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Helena Fox Fine Art Show – February 12, 2022

helena fox fine art helena fox fine art gallery

Helena Fox Fine Art – Charleston, SC

Helena Fox Fine Art represents my handcrafted silver designs and regularly carries a curated selection of my silver hollowware, flatware, home objects, and jewelry in their stunning historic, downtown Charleston art gallery.

They are hosting a special Valentine’s Day event featuring my artwork on Saturday, February 12 from 12pm-3pm.

helena fox fine art

This Valentine’s Day mini trunk show will feature my original jewelry designs and silver home objects, so you are certain to find something sweet for the love in your life. I hope to see you there!

Helena Fox Fine Art

106A Church Street

Charleston, SC 29401

843-723-0073

www.helenafoxfineart.com

Wildsam Field Guide 2nd Edition – January 2022

wildsam_cover

wildsam

Kaminer Haislip was a Contributor to the Wildsam Field Guide first Charleston, South Carolina edition and now the second edition is available. A new illustration of her with Helena Fox Fine Art Gallery, her Charleston gallery representative, was added to this updated version by the incredibly talented Stitch Design Co based in Charleston.

Order your copy of this insightful travel book to read her interview at https://www.wildsam.com/collections/city-guides/products/charleston-2nd-edition

“For tireless seekers of the authentic.”
– The Wall Street Journal

wildsam field guide

New South Finds – December 2021

new south finds

New South Finds – December 2021

New South Finds is an online magazine by Linda Jerkins, a longtime newspaper features writer who wrote a column called Southern Made for the Atlanta Journal Constitution. In the column, which appeared twice a month for six years, she profiled more than 400 artists from across the South, including Kaminer Haislip. Her enthusiasm for discovering and writing about Southern artists and their work continues with newsouthfinds.com.

She and Kaminer recently reconnected and she interviewed Kaminer about her current artwork for the December issue of New South Finds. The lovely, complimentary feature is below.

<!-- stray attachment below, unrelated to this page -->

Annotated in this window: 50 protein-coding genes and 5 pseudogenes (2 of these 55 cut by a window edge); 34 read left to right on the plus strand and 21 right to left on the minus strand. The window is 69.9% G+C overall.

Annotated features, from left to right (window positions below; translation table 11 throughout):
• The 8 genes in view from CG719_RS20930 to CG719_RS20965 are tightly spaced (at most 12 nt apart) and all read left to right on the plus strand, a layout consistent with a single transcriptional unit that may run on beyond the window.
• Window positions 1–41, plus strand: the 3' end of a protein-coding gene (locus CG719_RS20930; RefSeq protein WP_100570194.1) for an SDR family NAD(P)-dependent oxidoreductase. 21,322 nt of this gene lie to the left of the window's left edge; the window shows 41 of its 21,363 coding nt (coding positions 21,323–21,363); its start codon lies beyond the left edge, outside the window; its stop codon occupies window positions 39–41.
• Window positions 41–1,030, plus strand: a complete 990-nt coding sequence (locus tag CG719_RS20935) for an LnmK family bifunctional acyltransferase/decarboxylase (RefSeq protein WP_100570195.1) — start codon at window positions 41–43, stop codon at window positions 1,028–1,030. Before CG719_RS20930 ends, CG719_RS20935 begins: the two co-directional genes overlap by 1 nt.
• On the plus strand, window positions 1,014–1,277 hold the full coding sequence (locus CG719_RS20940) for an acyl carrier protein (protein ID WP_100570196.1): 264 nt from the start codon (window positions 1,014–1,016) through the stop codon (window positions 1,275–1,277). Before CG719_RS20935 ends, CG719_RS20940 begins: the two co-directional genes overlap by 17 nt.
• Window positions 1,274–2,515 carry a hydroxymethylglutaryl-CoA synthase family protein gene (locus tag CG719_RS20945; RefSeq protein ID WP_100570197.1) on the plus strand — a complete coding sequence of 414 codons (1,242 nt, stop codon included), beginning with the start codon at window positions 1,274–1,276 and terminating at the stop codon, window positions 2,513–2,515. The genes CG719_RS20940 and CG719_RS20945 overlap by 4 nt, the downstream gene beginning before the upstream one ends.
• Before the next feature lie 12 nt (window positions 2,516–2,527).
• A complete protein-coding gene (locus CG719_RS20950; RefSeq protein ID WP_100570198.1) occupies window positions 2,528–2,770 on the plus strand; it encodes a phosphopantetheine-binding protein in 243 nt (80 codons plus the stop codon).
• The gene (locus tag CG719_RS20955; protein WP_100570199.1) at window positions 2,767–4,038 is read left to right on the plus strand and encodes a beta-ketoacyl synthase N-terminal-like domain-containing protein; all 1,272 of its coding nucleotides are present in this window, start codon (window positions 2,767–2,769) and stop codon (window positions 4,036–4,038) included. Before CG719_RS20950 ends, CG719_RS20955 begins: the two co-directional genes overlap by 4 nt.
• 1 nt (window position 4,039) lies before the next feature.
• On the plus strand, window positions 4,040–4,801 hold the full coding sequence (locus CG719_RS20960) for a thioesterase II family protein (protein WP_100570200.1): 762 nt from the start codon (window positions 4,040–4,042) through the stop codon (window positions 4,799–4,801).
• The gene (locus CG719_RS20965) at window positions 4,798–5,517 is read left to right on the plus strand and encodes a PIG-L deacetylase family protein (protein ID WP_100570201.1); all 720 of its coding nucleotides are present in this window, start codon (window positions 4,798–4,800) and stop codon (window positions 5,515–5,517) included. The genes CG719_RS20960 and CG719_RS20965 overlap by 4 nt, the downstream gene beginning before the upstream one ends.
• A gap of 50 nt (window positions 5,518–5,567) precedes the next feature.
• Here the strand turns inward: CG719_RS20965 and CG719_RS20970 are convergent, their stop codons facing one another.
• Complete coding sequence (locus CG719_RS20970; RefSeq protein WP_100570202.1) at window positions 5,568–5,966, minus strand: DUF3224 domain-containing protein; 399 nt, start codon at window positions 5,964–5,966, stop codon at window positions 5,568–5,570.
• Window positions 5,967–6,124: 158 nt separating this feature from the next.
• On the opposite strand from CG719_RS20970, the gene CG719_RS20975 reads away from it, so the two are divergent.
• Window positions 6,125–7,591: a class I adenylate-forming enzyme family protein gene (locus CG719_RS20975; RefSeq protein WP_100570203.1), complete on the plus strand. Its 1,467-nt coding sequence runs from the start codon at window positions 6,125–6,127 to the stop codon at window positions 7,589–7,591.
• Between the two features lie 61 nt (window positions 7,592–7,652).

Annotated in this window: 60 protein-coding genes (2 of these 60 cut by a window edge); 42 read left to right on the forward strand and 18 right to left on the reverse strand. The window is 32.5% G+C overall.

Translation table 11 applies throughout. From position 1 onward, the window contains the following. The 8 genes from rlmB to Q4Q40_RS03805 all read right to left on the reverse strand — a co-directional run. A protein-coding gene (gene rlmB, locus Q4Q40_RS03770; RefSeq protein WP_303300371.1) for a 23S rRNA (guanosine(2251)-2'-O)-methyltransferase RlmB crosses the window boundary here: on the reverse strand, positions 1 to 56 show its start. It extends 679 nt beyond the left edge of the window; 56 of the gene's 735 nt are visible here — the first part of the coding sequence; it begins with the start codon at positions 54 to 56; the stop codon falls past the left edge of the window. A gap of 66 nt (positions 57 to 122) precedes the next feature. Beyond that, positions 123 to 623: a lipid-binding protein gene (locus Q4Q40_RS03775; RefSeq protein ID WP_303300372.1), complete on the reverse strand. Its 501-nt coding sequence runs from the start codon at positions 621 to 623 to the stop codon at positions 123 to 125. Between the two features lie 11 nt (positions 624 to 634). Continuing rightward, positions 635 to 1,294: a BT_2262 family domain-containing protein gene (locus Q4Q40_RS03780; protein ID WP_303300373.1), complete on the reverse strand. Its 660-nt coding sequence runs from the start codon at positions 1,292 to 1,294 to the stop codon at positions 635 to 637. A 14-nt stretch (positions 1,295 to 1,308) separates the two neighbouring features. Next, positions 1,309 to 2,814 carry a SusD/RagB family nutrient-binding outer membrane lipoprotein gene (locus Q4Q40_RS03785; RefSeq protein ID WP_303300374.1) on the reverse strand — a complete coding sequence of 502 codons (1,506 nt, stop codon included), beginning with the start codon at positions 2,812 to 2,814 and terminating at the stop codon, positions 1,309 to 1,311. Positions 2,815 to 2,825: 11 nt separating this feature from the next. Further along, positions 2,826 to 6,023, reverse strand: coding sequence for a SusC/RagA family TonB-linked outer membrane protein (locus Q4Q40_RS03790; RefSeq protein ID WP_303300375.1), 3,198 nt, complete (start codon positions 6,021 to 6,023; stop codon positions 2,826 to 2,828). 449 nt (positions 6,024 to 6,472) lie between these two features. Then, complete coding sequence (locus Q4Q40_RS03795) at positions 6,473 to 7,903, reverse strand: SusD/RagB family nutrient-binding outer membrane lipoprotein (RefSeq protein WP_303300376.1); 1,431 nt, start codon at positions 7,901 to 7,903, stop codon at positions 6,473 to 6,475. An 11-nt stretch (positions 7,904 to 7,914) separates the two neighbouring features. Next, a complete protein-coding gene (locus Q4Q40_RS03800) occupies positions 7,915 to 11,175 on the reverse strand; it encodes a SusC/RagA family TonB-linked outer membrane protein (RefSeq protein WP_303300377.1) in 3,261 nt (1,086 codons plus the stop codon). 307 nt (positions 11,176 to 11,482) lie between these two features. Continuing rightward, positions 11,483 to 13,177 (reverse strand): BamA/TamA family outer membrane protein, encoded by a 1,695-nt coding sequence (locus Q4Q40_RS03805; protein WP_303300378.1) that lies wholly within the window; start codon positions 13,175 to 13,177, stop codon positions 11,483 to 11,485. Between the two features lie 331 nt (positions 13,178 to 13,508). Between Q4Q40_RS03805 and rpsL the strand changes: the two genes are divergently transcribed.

silver pitcher silver cup

Kaminer Haislip wasn’t born with a silver spoon in her mouth. But she creates stunning silver spoons and more in her South Carolina studio.

The artist: Haislip grew up in Aiken, SC, and worked in high school at her family’s True Value hardware and appliance store, cutting keys and working around lots of tools and equipment.

The experience influenced her interest in sculpture, jewelry and working with her hands. So she signed up for an industrial tech class to learn how to weld.

After high school, Haislip earned a BFA in jewelry and metals and an MFA in silversmithing and design from Winthrop University. There she studied under Alfred Ward, an internationally acclaimed silversmith from London.

The company: Founded in 2005Kaminer Haislip Designer + Silversmith is based in Charleston.

The art & materials: Sterling silver hollowware, functional home objects, serving utensils and jewelry. She also works in gold for custom commissioned pieces.

What’s popular:

  • Sounding series hollowware, tumblers, appetizer serving utensils ($140 to $3,250).
  • Oyster jewelry ($110 to $1,735).
  • Baby gifts ($125 to $425).
  • Custom designs.

Other favorites:

  • Oyster dishes ($175 to $500)
  • Bar spoons ($165 to $185)
  • Wine coasters ($415)
  • Men’s accessories ($110 to $325)
  • Christmas ornaments ($70  to $160)

Inspiration: The concept of enhancing domestic rituals through traditional silversmithing techniques coupled with a contemporary yet timeless design.

“For me, using a thought-inspiring yet functional teapot enhances the process of making tea,” she said. “When a beautiful, well-designed object and domestic ritual are united, a connection between person and object occurs — and an appreciation of function results.”

 Fun, special or unusual requests: Custom-designed commissioned work is a big part of her business. This year she had one large commission that stood out.

“It was a large silver globe titled ‘Mother Earth’ (pictured right) that required many different processes and a lot of problem solving. It was one of the most complicated objects I have ever made and I really enjoyed the challenge.

Big break(s): Two notable collaborations, including:

– A silver sculpture titled “Pillinger” created with designer Constantin Boym for the Museum of the City of New York’s exhibition, “New York Silver, Then and Now in 2017.

– A silver Magnolia Bowl for Draper James, a Southern lifestyle company founded by Reese Witherspoon in 2015.

 Awards:

  • SC House of Representatives house resolution honoring artwork and Daughters of the American Revolution American Heritage Award, 2021